Salaams Jim, Thanks for another very substantial and supporting response. Teodor, as you rightly say, points out the Shashka link to the curved Sayf and refers quote; ...
"As for the curved sabers, I think I read somewhere in Elgood's book that in the mid 19th century, a lot of Caucasian shashka blades made its way into Southern Arabia (connected perhaps to the Circassian diaspora?) and were quickly given local hilts. When I look at the blade on mine, it certainly could have been taken from a shashka" .
I have several shaska blades on flat conical Omani hilts and others on falcon head shaped hilts. I wonder if the hawk style hilt also originated there in the Caucasus as well... Hunting with falcons although popular with the arabs may not be the reason for the hawkshead style on the shaska blades in Arabia... perhaps the entire Curved Sayf; blade and hilt, is Caucasus inspired?
On the subject of Omani Kattara Long. Here is an important passage from W. H. INGRAMS who was an official advisor to the British governor and unusually advisor to the Sultan of Zanzibar variously from about 1919 (published in 1931) in which he describes~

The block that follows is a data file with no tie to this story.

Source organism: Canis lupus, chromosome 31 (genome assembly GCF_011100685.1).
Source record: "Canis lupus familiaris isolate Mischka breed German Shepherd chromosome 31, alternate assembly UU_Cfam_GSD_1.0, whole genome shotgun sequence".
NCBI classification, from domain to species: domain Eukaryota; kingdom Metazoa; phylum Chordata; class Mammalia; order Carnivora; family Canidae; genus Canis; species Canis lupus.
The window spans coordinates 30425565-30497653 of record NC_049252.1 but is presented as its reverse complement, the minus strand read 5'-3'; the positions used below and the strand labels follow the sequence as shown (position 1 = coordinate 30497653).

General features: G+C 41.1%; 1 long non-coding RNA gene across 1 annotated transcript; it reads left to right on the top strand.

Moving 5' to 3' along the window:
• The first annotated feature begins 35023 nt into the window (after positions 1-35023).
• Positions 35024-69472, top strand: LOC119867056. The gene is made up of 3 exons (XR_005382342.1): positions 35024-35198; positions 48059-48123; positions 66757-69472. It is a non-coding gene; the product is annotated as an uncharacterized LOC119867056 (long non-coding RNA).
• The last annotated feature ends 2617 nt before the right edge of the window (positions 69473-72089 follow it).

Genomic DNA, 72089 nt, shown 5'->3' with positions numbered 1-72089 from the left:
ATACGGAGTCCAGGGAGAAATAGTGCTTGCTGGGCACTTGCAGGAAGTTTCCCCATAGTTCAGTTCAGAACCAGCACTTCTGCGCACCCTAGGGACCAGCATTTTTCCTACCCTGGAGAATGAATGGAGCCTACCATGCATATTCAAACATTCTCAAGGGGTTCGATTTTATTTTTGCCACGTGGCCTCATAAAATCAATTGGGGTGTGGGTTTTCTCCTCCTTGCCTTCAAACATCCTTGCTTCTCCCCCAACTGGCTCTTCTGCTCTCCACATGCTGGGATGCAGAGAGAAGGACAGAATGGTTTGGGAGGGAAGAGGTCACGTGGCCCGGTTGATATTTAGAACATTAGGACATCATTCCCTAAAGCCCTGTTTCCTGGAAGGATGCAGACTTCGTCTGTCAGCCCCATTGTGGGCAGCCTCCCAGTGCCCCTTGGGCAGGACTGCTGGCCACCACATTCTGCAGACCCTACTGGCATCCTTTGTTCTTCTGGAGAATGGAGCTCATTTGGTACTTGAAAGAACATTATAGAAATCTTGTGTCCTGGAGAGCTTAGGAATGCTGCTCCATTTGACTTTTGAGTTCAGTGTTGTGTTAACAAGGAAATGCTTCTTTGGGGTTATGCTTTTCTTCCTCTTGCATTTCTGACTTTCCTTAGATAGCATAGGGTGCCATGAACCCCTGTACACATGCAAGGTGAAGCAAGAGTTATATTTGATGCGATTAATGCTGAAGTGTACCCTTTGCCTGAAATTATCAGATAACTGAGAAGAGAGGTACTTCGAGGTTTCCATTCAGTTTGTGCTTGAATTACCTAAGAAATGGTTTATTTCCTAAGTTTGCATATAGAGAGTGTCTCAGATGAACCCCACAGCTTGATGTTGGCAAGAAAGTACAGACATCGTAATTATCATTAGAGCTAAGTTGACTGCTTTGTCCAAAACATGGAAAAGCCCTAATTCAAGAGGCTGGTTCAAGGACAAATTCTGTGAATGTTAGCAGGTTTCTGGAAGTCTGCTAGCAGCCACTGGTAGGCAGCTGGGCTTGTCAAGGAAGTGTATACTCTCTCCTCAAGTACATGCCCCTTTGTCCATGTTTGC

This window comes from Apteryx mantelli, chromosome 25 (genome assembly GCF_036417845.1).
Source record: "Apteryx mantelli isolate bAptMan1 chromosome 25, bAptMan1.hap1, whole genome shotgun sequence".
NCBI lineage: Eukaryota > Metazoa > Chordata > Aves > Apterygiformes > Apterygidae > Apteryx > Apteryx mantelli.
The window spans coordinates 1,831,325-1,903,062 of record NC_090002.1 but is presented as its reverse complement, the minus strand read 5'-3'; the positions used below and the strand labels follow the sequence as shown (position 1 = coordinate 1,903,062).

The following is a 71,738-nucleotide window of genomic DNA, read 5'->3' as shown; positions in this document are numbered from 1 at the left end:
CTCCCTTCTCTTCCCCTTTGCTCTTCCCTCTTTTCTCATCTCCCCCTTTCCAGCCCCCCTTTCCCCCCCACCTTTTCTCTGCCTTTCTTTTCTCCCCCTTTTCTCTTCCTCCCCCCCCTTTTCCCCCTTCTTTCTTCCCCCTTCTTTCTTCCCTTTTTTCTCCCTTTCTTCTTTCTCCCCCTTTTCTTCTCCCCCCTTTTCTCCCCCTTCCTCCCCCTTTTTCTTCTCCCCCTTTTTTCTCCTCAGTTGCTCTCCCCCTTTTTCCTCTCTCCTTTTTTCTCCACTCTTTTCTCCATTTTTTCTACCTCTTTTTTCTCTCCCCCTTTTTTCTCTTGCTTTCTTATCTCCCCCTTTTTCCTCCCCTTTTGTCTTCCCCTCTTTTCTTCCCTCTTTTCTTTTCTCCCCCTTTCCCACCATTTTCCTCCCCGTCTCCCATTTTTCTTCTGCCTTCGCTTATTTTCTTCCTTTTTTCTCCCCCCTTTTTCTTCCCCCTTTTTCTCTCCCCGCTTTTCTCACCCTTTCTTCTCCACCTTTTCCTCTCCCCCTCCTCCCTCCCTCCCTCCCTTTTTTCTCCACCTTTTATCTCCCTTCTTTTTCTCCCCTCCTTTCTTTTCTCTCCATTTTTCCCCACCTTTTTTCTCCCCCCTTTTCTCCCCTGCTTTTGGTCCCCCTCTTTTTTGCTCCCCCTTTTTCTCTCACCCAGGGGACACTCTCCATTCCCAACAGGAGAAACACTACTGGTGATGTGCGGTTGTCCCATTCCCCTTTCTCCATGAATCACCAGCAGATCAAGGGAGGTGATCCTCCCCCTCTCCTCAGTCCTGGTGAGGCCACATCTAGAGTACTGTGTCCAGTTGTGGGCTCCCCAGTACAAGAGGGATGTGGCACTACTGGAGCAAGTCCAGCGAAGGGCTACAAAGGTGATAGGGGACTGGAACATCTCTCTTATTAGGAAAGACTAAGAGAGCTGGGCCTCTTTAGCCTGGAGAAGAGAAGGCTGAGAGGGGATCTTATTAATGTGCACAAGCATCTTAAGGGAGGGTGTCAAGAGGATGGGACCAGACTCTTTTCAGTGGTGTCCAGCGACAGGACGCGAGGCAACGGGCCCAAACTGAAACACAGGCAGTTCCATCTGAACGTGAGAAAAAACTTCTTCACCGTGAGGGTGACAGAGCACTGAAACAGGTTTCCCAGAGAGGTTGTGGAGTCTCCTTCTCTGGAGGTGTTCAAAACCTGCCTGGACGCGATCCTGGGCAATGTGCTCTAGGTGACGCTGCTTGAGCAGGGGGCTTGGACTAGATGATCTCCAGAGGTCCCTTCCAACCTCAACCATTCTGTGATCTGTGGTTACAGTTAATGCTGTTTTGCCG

" The only performance or dance of the Arabs is the sword dance, RAZHA, accompanied by an orchestra of drums while the performers armed with swords and Jambiyya and small shields of rhinoceros hide indulge in mimic contests. leaping about and weilding their swords in a truly marvellous way".
However what I find amazing is...This was not a Zanzibari dance. W. H. Ingrams goes on to explain that this was only carried out by the Manga(those born in Muscat) not those Mwarcha (those born in Zanzibar).
Could this mean that the Omanis developed entirely separately a fighting system(long blade and buckler) with its own dancing martial activity totally unrelated to Zanzibar and that Zanzibar is an enormous red herring in the proceedings?
If that is the case we may need to look a lot earlier for the answers on Omani Kattara Long and Terrs Buckler Shield!